2444. (I) πρίν takes the subjunctive with ἄν to denote a future action anticipated by the subject of the leading verb. The principal clause is negative, and contains any verb referring to the future except the simple optative.

““οὐ πρότερον κακῶν παύσονται αἱ πόλεις πρὶν ἂν ἐν αὐταῖς οἱ φιλόσοφοι ἄρξωσινStates will not cease from evil until philosophers become rulers in themP. R. 487e, μὴ ἀπέλθητε πρὶν ἂν ἀκούσητε do not go away until you hear (shall have heard) X. A. 5.7.12, οὐ χρή μ᾽ ἐνθένδε ἀπελθεῖν πρὶν ἂν δῶ δίκην I must not depart hence until I have suffered punishment 5. 7. 5, ““μηδένα φίλον ποιοῦ πρὶν ἂν ἐξετάσῃς πῶς κέχρηται τοῖς πρότερον φίλοιςmake no one your friend until you have inquired how he has treated his former friendsI. 1.24, μή ποτ᾽ ἐπαινήσῃς πρὶν ἂν εἰδῇς ἄνδρα σαφηνέως never praise a man until you have come to know him well Theognis 963. Observe that the last two examples contain a general truth.

a. The aorist subjunctive is usual (the tense of negation, 2439, and of action prior to that of the principal clause); much less common is the present subjunctive (usually of contemporaneous, overlapping action) as X. C. 2.2.8 (2446).

b. Homer does not use κέ or ἄν in this construction since πρίν is here adverbial and its clause is simply coördinated. But Hom. has πρίν γ᾽ ὅτ᾽ ἄν. The subjunctive without ἄν occurs occasionally as an archaism in Hdt. and the dramatic poets. In Attic prose especially in Thuc. (e.g. 6. 10, 29, 38); but ἄν is often inserted by editors.

c. The leading verb is rarely the optative with ἄν (as a form of future expression): οὐκ ἂν ἀπέλθοιμι πρὶν παντάπα_σιν ἀγορὰ_ λυθῇ (cp. b) I will not go away until the market is entirely over X. O. 12.1.

2445. (II) After a negative clause of present time that expresses a customary or repeated action or a general truth, πρίν takes the subjunctive with ἄν.

οὐ πρότερον παύονται πρὶν ἂν πείσωσιν οὓς ἠδίκησαν they do not cease to endure until they have won over those whom they have wronged P. Ph. 114b.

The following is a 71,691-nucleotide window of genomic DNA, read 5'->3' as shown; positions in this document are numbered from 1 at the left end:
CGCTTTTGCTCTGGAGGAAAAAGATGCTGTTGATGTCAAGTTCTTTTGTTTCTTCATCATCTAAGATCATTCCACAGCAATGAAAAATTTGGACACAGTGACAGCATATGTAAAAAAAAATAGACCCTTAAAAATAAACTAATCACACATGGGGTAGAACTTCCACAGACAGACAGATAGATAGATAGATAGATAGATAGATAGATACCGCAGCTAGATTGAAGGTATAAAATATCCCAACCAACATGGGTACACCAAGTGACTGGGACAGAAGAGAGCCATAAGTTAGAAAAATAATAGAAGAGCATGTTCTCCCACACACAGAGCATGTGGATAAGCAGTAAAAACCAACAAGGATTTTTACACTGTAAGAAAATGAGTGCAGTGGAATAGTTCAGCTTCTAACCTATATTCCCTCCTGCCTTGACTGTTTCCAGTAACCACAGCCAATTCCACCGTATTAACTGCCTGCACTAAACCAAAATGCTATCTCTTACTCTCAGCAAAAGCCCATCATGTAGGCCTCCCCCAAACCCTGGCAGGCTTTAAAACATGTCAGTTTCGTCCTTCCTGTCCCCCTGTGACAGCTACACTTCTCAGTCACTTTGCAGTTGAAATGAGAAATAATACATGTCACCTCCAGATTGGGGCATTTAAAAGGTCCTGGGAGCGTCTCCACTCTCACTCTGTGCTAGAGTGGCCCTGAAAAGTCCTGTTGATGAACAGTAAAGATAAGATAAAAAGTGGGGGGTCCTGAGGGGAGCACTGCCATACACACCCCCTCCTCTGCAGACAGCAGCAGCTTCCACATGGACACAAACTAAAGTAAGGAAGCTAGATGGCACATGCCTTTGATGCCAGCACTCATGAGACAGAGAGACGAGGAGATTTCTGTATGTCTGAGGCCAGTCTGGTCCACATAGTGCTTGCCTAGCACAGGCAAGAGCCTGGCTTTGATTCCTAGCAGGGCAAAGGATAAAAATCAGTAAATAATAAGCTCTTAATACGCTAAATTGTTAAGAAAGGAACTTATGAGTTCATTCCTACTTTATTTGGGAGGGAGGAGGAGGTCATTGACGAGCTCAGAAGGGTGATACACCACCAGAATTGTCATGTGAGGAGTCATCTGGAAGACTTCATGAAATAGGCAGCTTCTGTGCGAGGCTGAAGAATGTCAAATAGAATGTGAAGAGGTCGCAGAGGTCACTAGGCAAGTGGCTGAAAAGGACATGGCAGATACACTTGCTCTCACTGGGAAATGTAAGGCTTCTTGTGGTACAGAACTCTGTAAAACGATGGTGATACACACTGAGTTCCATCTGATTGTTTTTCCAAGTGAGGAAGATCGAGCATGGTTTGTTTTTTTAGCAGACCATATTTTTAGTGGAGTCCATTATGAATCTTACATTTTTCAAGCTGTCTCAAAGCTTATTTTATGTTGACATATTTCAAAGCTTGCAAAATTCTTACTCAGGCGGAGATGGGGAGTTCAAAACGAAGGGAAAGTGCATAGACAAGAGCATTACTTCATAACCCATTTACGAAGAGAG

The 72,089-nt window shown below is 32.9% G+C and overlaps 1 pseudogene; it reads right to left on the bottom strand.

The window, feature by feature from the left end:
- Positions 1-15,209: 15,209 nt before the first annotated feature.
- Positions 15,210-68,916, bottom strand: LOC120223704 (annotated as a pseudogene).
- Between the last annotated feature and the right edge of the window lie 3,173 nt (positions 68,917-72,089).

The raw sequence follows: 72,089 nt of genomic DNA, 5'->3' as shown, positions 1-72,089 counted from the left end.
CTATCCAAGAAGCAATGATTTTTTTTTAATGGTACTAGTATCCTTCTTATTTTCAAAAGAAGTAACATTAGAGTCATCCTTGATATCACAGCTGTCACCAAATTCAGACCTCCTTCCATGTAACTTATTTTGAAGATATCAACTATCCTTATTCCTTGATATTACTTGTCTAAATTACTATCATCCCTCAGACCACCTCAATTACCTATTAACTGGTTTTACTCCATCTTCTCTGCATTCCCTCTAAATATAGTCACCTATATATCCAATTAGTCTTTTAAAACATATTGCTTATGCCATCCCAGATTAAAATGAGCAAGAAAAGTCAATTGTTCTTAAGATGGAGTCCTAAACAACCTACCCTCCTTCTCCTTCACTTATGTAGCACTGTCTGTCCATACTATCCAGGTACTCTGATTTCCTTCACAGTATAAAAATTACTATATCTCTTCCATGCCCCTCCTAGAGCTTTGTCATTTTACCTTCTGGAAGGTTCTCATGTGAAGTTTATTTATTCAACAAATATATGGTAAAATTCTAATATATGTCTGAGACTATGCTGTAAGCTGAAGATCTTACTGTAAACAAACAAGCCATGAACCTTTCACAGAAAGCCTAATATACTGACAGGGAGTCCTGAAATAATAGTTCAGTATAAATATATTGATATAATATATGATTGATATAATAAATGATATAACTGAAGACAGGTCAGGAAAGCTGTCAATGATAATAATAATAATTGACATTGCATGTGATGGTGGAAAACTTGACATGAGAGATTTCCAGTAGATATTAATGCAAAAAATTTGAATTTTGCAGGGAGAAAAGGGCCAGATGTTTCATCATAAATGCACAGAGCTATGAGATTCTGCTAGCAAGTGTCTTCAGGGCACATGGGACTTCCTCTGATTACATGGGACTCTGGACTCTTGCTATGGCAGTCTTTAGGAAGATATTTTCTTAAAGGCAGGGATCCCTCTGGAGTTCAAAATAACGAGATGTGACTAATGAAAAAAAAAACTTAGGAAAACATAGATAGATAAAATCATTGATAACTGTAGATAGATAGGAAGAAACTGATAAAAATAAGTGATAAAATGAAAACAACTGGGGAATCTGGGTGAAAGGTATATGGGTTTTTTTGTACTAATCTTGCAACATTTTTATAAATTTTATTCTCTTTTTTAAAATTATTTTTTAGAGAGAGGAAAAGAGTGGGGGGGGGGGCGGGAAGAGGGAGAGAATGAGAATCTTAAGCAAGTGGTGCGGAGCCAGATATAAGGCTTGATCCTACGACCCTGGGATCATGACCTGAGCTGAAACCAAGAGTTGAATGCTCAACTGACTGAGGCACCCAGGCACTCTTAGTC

a. The leading verb may stand in another tense than the present indicative, as οὐδεὶς πώποτε ἐπέθετο (empiric aorist, 1930) ““πρότερον δήμου καταλύσει πρὶν ἂν μεῖζον τῶν δικαστηρίων ἰσχύ_σῃno one has ever attempted the subversion of the people until he became superior to the courts of justiceAes. 3.235.

2446. After a secondary tense in actual or implied indirect discourse, πρίν with the subjunctive and ἄν is common instead of the optative without ἄν (2449).

““εἶπον μηδένα τῶν ὄπισθεν κι_νεῖσθαι πρὶν ἂν πρόσθεν ἡγῆταιI ordered that none in the rear should move until the one before him led the wayX. C. 2.2.8 (here πρὶν ἡγοῖτο is possible).

2447. The principal clause may be affirmative in form, but virtually negative.

αἰσχρὸν ( = οὐ καλὸν or οὐ δεῖν) δ᾽ ἡγοῦμαι πρότερον παύσασθαι πρὶν ἂν ὑ_μεῖς περὶ αὐτῶν τι ἂν βούλησθε ψηφίσησθε I consider it base (i.e. I do not consider it to be honourable) to stop until you have voted what you wish L. 22.4. Cf. Thuc. 6. 38, D. 38.24, E. Heracl. 179.


2448. πρίν with the optative is used only in indirect discourse or by assimilation to another optative.

2449. (I) The optative without ἄν follows πρίν to denote an action anticipated in the past when the principal clause is negative and its verb is in a secondary tense. The optative is here in indirect discourse (actual or implied) and represents ἄν with the subjunctive, which is often retained (2446). Cp. 2420.

““ἀπηγόρευε μηδένα βάλλειν πρὶν Κῦρος ἐμπλησθείη θηρῶνhe forbade any one to shoot until Cyrus should have had his fill of huntingX. C. 1.4.14 ( = μηδεὶς βαλλέτω πρὶν ἂν Κῦρος ἐμπλησθῇ), οἱ Ἠλεῖοι . . . ἔπειθον (αὐτοὺς) ““μὴ ποιεῖσθαι μάχην πρὶν οἱ Θηβαῖοι παραγένοιντοthe Eleans persuaded them not to engage in battle until the Thebans should have come upX. H. 6.5.19 ( = μὴ ποιεῖτε μάχην πρὶν ἂν παραγένωνται).